Imagine transferring from community college to Harvard, achieving the American Dream. It’s an opportunity to learn and accomplish more than you’ve ever imagined. Most community college students are under the impression that since Harvard is one of the top Ivy League universities, they only accept transfers from other top-tier universities, leaving community college to Ivy League transfers out of the question. However, going from community college to Harvard University is quite achievable, and I will explain why and how.
The first step is simply being aware of the fact that you can transfer from community college to Harvard. Sure, it’s easy to dismiss this as too competitive, but as a wise man once said, “Where there’s a will, there’s a way!” In this post, we will check out the most helpful community college tips to successfully transfer from community college to Harvard. By following these tips, your chances of acceptance will be much higher. Ready to get started? Let’s go!
Be a Top Student from Community College
Since Harvard is very selective when selecting its transfers, it is important for any community college student to make themselves stand out from the crowd.
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Part of standing out from the crowd is making sure to have earned excellent grades in all classes at a community college. Earning “A” grades shows that an applicant is highly intelligent and hardworking; both of which are desirable and necessary qualities in a Harvard prospect. This is especially true for Harvard since this Ivy League university receives applicants that have some of the highest grades in the country.
Community College applicants applying to Harvard should also show they are well-rounded individuals with diverse past experience. A great way to do this would be to have a range of verifiable involvement in extracurricular activities. Fortunately, community colleges are a great environment for meeting new people, joining clubs, and partaking in new experiences. By being a person who contributes to the social life of a community college campus, an applicant can show admissions counselors that he or she can bring that same energy to Harvard. In fact, extracurricular activity experiences can be an excellent topic to consider when writing your admissions essay to transfer from community college to Harvard, which is required on page 3 of the university’s standard application.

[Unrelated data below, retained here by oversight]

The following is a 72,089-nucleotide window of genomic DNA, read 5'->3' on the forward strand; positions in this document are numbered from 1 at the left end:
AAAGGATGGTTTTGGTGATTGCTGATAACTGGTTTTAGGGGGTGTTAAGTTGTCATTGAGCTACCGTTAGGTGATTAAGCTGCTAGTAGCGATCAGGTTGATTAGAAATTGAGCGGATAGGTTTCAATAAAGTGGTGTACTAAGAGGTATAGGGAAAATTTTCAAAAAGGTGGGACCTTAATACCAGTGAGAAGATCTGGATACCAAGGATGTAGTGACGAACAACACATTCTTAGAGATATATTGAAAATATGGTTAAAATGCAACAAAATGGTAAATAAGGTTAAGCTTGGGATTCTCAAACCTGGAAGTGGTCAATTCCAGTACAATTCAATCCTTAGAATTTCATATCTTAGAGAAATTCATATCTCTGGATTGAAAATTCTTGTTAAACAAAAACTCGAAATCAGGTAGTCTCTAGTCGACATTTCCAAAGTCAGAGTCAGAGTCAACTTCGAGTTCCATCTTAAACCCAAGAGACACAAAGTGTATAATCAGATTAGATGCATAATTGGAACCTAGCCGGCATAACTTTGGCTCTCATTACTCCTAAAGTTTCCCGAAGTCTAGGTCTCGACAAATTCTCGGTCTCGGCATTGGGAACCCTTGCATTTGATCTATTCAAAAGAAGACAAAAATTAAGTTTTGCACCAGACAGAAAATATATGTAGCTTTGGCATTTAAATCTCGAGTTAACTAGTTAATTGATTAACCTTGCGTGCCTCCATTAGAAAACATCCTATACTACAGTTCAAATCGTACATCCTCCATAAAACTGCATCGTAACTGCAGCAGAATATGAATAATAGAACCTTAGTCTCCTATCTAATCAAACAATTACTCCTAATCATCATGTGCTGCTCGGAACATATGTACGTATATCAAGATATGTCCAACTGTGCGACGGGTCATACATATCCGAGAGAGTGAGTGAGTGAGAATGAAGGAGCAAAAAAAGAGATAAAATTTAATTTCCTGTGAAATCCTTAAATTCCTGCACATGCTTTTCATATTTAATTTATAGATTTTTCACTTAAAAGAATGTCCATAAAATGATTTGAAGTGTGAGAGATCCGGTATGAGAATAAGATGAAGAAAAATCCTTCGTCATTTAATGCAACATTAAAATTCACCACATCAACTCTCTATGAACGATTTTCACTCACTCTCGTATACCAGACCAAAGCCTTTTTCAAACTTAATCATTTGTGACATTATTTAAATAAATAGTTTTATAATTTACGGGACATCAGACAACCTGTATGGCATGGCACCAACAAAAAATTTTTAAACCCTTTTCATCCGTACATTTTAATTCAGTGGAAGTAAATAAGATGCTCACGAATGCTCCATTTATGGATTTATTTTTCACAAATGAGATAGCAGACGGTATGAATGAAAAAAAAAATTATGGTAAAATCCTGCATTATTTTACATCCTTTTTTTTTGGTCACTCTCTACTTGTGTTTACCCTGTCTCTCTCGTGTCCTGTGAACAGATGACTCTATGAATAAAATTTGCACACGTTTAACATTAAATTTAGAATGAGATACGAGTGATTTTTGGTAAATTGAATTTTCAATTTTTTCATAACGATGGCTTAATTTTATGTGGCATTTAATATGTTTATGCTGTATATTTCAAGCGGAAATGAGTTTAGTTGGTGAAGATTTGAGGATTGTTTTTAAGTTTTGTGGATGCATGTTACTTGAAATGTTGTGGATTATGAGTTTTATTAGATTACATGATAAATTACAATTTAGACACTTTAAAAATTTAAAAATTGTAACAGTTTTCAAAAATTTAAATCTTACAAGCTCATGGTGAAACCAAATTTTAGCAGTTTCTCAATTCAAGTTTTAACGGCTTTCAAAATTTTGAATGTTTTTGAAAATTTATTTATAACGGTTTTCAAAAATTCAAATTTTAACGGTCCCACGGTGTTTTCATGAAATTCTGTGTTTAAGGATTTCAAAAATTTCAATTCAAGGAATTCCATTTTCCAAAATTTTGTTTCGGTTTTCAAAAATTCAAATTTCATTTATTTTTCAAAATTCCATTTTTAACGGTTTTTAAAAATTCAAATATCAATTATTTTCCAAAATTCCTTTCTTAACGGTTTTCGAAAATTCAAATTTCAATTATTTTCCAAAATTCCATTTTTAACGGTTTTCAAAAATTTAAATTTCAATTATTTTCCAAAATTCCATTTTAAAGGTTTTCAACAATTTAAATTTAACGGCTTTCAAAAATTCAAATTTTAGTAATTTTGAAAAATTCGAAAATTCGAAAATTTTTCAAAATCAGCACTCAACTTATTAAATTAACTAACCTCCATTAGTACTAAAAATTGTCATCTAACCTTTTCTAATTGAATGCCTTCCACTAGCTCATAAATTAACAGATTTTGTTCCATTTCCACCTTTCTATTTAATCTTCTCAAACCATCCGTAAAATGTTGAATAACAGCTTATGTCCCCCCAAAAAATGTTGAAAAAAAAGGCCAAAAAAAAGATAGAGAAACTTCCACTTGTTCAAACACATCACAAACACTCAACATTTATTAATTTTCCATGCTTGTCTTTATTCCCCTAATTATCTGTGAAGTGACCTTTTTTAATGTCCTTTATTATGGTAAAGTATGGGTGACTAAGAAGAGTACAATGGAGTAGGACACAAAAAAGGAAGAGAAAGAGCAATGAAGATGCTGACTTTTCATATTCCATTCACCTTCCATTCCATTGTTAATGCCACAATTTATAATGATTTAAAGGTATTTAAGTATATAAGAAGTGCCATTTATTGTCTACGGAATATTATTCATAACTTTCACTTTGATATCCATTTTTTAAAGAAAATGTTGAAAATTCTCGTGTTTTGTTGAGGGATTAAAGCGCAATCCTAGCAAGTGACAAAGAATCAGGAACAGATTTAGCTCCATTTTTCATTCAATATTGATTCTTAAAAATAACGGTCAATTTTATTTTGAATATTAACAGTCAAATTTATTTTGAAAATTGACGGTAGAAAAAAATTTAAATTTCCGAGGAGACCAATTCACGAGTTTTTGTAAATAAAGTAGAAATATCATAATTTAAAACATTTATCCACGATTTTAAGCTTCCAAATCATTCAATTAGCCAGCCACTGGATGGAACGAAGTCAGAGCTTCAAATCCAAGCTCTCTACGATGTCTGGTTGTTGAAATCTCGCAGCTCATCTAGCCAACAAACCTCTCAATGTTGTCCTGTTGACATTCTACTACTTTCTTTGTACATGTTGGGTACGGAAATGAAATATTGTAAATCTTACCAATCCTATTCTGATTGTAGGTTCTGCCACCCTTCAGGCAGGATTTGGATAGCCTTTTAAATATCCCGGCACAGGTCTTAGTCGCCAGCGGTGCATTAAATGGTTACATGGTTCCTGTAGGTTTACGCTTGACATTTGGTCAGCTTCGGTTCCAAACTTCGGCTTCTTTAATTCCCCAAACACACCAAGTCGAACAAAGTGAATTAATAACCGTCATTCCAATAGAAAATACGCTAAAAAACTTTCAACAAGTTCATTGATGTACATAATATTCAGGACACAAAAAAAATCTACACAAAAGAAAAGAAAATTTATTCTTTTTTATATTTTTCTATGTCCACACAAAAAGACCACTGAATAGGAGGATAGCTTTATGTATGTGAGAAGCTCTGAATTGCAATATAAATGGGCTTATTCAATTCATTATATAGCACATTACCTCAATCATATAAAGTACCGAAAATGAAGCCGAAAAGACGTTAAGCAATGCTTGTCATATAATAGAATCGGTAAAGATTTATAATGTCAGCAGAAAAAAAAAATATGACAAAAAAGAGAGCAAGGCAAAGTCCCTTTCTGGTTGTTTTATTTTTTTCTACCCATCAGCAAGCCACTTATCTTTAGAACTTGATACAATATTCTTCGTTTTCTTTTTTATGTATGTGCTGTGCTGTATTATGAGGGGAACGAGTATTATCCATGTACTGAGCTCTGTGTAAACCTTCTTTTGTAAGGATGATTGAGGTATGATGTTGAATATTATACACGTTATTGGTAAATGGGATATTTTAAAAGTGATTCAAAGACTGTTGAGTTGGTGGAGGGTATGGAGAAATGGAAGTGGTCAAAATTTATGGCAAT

Prove To Harvard You’re Worth It
Retaking the SATs or ACT can also be an option worth pursuing. Unlike your high school GPA, your original SAT scores can be replaced with new and improved scores. A higher score from a retaken test can make an applicant all the more attractive to Harvard admissions counselors. This can really help applicants who did not achieve the best grades in high school, but who excelled in community college. Since an SAT score can be very important, it may be wise to attend SAT study classes or seek out private tutoring.
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Applicants with unique talents have a chance to shine by submitting material or a portfolio from community college to Harvard. This golden opportunity can allow veritable “diamonds in the rough” from community colleges to let their merit sparkle for admissions counselors to see.
Harvard’s admissions staff won’t just be interested in hearing from the applicants themselves. They also want to hear what an applicant’s community college professors have to say about them. Several strong recommendations from community college faculty can tip the scales in favor of applicants. This is why it is important to network with professors and form personal and professional bonds with them in the two short years—or less—that community college students have before transferring. These connections can help you score strong and supportive recommendations written in time for yearly admissions.
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Since some students attend community college through the use of student loans; making the transition to Harvard can be financially straining. Harvard is one of the most expensive learning institutions in the world. While the university offers financial aid options, it is up to individual students to decide if they will need to borrow student loans in order to attend Harvard. It is imperative that students speak with their current student loan lender to find out how their debt would change if they are admitted to Harvard.
Sure, going from community college to Harvard is a challenging shot. But, you always miss the shots you don’t take.
With diverse experience having worked for a congressional campaign during the 2008 election, Isaac Juarez is now a writer for loans.org, an online lending authority featuring news, advice, and financing options. Having studied abroad in the UK during his senior year at the University of California in Riverside, Isaac presents a well-rounded perspective on the world of college financing.